Gauge invariance Definition and 17 Discussions

In physics, a gauge theory is a type of field theory in which the Lagrangian does not change (is invariant) under local transformations from certain Lie groups.
The term gauge refers to any specific mathematical formalism to regulate redundant degrees of freedom in the Lagrangian. The transformations between possible gauges, called gauge transformations, form a Lie group—referred to as the symmetry group or the gauge group of the theory. Associated with any Lie group is the Lie algebra of group generators. For each group generator there necessarily arises a corresponding field (usually a vector field) called the gauge field. Gauge fields are included in the Lagrangian to ensure its invariance under the local group transformations (called gauge invariance). When such a theory is quantized, the quanta of the gauge fields are called gauge bosons. If the symmetry group is non-commutative, then the gauge theory is referred to as non-abelian gauge theory, the usual example being the Yang–Mills theory.
Many powerful theories in physics are described by Lagrangians that are invariant under some symmetry transformation groups. When they are invariant under a transformation identically performed at every point in the spacetime in which the physical processes occur, they are said to have a global symmetry. Local symmetry, the cornerstone of gauge theories, is a stronger constraint. In fact, a global symmetry is just a local symmetry whose group's parameters are fixed in spacetime (the same way a constant value can be understood as a function of a certain parameter, the output of which is always the same).
Gauge theories are important as the successful field theories explaining the dynamics of elementary particles. Quantum electrodynamics is an abelian gauge theory with the symmetry group U(1) and has one gauge field, the electromagnetic four-potential, with the photon being the gauge boson. The Standard Model is a non-abelian gauge theory with the symmetry group U(1) × SU(2) × SU(3) and has a total of twelve gauge bosons: the photon, three weak bosons and eight gluons.
Gauge theories are also important in explaining gravitation in the theory of general relativity. Its case is somewhat unusual in that the gauge field is a tensor, the Lanczos tensor. Theories of quantum gravity, beginning with gauge gravitation theory, also postulate the existence of a gauge boson known as the graviton. Gauge symmetries can be viewed as analogues of the principle of general covariance of general relativity in which the coordinate system can be chosen freely under arbitrary diffeomorphisms of spacetime. Both gauge invariance and diffeomorphism invariance reflect a redundancy in the description of the system. An alternative theory of gravitation, gauge theory gravity, replaces the principle of general covariance with a true gauge principle with new gauge fields.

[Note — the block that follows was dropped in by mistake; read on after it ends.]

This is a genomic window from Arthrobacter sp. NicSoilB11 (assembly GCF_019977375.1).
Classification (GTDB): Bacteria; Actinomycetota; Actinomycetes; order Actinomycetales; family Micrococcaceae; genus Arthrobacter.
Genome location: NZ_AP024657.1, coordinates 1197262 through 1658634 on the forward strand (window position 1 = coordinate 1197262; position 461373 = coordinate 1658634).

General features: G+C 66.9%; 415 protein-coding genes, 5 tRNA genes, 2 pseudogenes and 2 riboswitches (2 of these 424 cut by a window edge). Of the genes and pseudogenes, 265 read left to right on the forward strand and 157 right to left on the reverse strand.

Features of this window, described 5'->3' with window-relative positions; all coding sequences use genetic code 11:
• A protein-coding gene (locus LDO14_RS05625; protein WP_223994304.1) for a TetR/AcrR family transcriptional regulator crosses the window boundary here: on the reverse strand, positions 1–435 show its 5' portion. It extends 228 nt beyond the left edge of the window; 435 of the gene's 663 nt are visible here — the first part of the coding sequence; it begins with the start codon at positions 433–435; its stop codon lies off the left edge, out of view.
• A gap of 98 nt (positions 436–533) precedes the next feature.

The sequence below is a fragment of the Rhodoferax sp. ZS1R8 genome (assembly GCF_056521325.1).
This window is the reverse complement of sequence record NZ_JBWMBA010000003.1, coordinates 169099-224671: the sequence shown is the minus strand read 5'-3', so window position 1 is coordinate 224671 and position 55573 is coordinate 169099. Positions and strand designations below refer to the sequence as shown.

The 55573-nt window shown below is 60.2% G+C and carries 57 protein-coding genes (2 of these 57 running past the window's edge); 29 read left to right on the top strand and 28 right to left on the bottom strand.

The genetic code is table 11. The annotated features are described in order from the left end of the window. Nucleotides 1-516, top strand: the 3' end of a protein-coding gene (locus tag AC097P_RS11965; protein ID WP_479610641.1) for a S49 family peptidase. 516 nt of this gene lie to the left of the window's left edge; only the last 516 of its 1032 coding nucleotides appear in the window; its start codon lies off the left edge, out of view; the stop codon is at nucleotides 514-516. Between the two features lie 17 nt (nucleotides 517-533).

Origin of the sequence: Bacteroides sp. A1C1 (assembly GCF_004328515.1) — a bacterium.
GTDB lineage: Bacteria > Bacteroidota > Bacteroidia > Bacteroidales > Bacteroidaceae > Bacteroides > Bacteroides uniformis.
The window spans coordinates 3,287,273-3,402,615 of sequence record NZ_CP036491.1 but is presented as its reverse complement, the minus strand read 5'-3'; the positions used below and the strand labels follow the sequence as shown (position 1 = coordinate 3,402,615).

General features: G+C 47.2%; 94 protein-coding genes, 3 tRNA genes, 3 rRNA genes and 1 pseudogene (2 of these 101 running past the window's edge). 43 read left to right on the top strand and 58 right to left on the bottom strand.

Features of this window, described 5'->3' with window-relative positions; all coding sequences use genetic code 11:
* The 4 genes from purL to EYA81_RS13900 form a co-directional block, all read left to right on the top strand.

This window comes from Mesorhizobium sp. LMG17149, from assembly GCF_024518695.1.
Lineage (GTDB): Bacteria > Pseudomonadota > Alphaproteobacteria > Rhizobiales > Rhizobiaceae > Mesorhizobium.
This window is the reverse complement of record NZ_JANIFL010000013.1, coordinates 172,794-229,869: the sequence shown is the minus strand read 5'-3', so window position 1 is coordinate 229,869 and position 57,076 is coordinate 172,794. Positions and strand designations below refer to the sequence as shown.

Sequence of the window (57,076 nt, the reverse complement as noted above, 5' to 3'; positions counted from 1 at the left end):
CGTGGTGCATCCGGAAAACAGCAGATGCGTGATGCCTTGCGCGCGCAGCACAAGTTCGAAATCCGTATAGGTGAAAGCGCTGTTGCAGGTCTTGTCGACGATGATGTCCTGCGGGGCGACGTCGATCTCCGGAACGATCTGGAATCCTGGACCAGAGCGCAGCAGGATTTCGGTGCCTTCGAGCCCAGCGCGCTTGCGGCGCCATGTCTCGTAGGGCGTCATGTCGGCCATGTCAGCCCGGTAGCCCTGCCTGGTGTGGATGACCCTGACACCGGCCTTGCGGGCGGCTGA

Historically, these ideas were first stated in the context of classical electromagnetism and later in general relativity. However, the modern importance of gauge symmetries appeared first in the relativistic quantum mechanics of electrons – quantum electrodynamics, elaborated on below. Today, gauge theories are useful in condensed matter, nuclear and high energy physics among other subfields.

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  1. M

    A Massive QED

    I was reading Diagrammatica by Veltman and he treats the photon field as a massive vector boson in which gauge invariance is disappeared and the propagator has a different expression than in massless photon. After some googling, I found that this is one way to formulate QED which has the...
  2. P

    A Global vs. Local (gauge) Symmetry

    Gauge symmetry is highly confusing, partly because many definitions differ in the literature. Strictly speaking gauge symmetry should be called gauge redundancy since you are mapping multiple representations to the same physical state. What is your favourite definition of what "large" gauge...
  3. joneall

    How does gauge invariance determine the nature of electromagnetism?

    In his book, "The greatest story ever told", Lawrence Krauss states: "Gauge invariance ... completely determines the nature of electromagnetism." My question is simple: How? I have gone back thru the math. Gauge invariance allows us to use the Lorenz gauge with the vector and scalar potentials...
  4. Michael Price

    A Measurements and electroweak gauge invariance/transformations